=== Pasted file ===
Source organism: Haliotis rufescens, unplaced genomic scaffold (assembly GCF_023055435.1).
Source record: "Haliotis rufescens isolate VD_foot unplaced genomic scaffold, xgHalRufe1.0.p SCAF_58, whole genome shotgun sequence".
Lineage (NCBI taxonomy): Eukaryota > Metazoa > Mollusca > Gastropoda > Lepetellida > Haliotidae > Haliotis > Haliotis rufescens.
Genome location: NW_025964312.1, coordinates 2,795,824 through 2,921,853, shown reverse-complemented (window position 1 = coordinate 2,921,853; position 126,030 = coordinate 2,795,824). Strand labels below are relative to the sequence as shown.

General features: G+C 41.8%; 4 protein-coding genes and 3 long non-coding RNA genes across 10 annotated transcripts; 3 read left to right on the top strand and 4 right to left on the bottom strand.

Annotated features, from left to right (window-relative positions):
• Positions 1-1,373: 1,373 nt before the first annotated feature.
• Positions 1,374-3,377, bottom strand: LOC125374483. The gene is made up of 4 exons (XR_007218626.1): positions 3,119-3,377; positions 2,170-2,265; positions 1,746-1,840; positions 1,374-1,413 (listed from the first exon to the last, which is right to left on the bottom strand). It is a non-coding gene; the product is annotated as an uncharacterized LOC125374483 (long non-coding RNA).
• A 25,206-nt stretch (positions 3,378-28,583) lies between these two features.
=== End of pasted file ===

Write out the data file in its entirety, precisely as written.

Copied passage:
Source organism: Haliotis rufescens, unplaced genomic scaffold (assembly GCF_023055435.1).
Source record: "Haliotis rufescens isolate VD_foot unplaced genomic scaffold, xgHalRufe1.0.p SCAF_58, whole genome shotgun sequence".
Lineage (NCBI taxonomy): Eukaryota > Metazoa > Mollusca > Gastropoda > Lepetellida > Haliotidae > Haliotis > Haliotis rufescens.
Genome location: NW_025964312.1, coordinates 2,795,824 through 2,921,853, shown reverse-complemented (window position 1 = coordinate 2,921,853; position 126,030 = coordinate 2,795,824). Strand labels below are relative to the sequence as shown.

General features: G+C 41.8%; 4 protein-coding genes and 3 long non-coding RNA genes across 10 annotated transcripts; 3 read left to right on the top strand and 4 right to left on the bottom strand.

Annotated features, from left to right (window-relative positions):
• Positions 1-1,373: 1,373 nt before the first annotated feature.
• Positions 1,374-3,377, bottom strand: LOC125374483. The gene is made up of 4 exons (XR_007218626.1): positions 3,119-3,377; positions 2,170-2,265; positions 1,746-1,840; positions 1,374-1,413 (listed from the first exon to the last, which is right to left on the bottom strand). It is a non-coding gene; the product is annotated as an uncharacterized LOC125374483 (long non-coding RNA).
• A 25,206-nt stretch (positions 3,378-28,583) lies between these two features.